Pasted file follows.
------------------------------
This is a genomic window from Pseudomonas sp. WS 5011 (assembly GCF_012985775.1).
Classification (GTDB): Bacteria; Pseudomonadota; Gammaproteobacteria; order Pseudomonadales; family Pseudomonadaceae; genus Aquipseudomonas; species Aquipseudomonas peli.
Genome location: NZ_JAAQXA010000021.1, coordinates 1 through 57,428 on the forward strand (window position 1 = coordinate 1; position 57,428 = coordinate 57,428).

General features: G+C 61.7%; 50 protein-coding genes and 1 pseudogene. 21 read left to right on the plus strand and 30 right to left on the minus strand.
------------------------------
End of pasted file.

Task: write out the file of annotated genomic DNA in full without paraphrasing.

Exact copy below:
This is a genomic window from Pseudomonas sp. WS 5011 (assembly GCF_012985775.1).
Classification (GTDB): Bacteria; Pseudomonadota; Gammaproteobacteria; order Pseudomonadales; family Pseudomonadaceae; genus Aquipseudomonas; species Aquipseudomonas peli.
Genome location: NZ_JAAQXA010000021.1, coordinates 1 through 57,428 on the forward strand (window position 1 = coordinate 1; position 57,428 = coordinate 57,428).

General features: G+C 61.7%; 50 protein-coding genes and 1 pseudogene. 21 read left to right on the plus strand and 30 right to left on the minus strand.